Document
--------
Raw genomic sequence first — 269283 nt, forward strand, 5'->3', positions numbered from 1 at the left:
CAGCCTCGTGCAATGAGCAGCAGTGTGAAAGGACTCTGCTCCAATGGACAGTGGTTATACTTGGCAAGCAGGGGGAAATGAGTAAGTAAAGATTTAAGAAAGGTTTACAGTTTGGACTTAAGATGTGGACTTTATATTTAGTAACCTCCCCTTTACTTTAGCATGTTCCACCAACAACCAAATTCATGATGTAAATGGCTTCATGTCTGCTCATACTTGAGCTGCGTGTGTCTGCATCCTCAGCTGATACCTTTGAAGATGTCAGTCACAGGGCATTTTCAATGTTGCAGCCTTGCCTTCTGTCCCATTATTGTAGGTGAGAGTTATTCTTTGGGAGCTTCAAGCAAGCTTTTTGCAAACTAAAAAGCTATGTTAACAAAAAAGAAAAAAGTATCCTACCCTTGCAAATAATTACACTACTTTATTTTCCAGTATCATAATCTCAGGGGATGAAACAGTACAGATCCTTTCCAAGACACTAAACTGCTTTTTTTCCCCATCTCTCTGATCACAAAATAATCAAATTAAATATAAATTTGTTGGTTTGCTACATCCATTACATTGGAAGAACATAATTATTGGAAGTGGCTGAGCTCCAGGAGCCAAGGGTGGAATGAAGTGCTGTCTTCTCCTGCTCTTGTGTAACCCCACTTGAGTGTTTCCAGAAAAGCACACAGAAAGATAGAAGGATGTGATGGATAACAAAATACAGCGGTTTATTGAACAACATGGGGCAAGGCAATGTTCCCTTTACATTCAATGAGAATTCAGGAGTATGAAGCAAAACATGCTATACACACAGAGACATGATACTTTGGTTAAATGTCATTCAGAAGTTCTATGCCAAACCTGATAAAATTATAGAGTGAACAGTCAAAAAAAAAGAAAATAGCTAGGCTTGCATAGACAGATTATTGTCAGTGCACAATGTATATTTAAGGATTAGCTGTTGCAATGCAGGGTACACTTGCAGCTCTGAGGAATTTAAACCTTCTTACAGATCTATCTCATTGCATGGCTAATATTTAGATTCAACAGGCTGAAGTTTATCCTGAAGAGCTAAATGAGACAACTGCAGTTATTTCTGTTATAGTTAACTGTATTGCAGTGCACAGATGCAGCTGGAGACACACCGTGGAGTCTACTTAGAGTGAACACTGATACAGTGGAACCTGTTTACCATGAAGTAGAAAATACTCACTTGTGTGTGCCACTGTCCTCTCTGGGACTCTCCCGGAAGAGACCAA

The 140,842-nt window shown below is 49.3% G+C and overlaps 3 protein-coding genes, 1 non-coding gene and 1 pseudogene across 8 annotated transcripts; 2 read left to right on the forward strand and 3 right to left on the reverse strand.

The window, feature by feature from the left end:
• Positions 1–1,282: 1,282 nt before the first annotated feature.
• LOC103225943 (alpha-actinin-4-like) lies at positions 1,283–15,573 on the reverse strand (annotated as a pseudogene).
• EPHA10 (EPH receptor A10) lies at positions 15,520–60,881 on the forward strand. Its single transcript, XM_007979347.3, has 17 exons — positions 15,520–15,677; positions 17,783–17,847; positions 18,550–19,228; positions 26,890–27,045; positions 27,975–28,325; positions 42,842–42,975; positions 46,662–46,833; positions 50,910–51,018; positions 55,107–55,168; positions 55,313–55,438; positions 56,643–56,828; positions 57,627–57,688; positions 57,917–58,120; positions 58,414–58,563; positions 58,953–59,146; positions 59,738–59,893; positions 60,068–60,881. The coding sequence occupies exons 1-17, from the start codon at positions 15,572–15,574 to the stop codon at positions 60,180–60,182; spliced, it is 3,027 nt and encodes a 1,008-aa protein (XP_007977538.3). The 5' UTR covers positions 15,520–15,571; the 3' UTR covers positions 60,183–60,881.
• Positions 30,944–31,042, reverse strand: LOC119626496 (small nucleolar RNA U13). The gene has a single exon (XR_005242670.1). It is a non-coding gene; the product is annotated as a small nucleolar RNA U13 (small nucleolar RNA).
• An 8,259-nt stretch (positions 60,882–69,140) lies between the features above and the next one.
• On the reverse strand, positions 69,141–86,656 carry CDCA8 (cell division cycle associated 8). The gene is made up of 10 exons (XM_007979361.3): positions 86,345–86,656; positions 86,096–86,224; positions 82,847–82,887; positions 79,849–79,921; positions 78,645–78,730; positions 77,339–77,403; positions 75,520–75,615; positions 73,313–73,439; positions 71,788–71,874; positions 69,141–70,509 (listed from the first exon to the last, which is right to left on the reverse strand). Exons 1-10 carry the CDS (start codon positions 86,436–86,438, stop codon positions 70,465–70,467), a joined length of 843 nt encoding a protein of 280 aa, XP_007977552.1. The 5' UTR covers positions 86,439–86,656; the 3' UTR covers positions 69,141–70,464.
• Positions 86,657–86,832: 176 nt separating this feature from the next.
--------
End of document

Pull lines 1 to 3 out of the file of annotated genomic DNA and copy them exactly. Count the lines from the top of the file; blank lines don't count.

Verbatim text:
Raw genomic sequence first — 269283 nt, forward strand, 5'->3', positions numbered from 1 at the left:
CAGCCTCGTGCAATGAGCAGCAGTGTGAAAGGACTCTGCTCCAATGGACAGTGGTTATACTTGGCAAGCAGGGGGAAATGAGTAAGTAAAGATTTAAGAAAGGTTTACAGTTTGGACTTAAGATGTGGACTTTATATTTAGTAACCTCCCCTTTACTTTAGCATGTTCCACCAACAACCAAATTCATGATGTAAATGGCTTCATGTCTGCTCATACTTGAGCTGCGTGTGTCTGCATCCTCAGCTGATACCTTTGAAGATGTCAGTCACAGGGCATTTTCAATGTTGCAGCCTTGCCTTCTGTCCCATTATTGTAGGTGAGAGTTATTCTTTGGGAGCTTCAAGCAAGCTTTTTGCAAACTAAAAAGCTATGTTAACAAAAAAGAAAAAAGTATCCTACCCTTGCAAATAATTACACTACTTTATTTTCCAGTATCATAATCTCAGGGGATGAAACAGTACAGATCCTTTCCAAGACACTAAACTGCTTTTTTTCCCCATCTCTCTGATCACAAAATAATCAAATTAAATATAAATTTGTTGGTTTGCTACATCCATTACATTGGAAGAACATAATTATTGGAAGTGGCTGAGCTCCAGGAGCCAAGGGTGGAATGAAGTGCTGTCTTCTCCTGCTCTTGTGTAACCCCACTTGAGTGTTTCCAGAAAAGCACACAGAAAGATAGAAGGATGTGATGGATAACAAAATACAGCGGTTTATTGAACAACATGGGGCAAGGCAATGTTCCCTTTACATTCAATGAGAATTCAGGAGTATGAAGCAAAACATGCTATACACACAGAGACATGATACTTTGGTTAAATGTCATTCAGAAGTTCTATGCCAAACCTGATAAAATTATAGAGTGAACAGTCAAAAAAAAAGAAAATAGCTAGGCTTGCATAGACAGATTATTGTCAGTGCACAATGTATATTTAAGGATTAGCTGTTGCAATGCAGGGTACACTTGCAGCTCTGAGGAATTTAAACCTTCTTACAGATCTATCTCATTGCATGGCTAATATTTAGATTCAACAGGCTGAAGTTTATCCTGAAGAGCTAAATGAGACAACTGCAGTTATTTCTGTTATAGTTAACTGTATTGCAGTGCACAGATGCAGCTGGAGACACACCGTGGAGTCTACTTAGAGTGAACACTGATACAGTGGAACCTGTTTACCATGAAGTAGAAAATACTCACTTGTGTGTGCCACTGTCCTCTCTGGGACTCTCCCGGAAGAGACCAA

The 140,842-nt window shown below is 49.3% G+C and overlaps 3 protein-coding genes, 1 non-coding gene and 1 pseudogene across 8 annotated transcripts; 2 read left to right on the forward strand and 3 right to left on the reverse strand.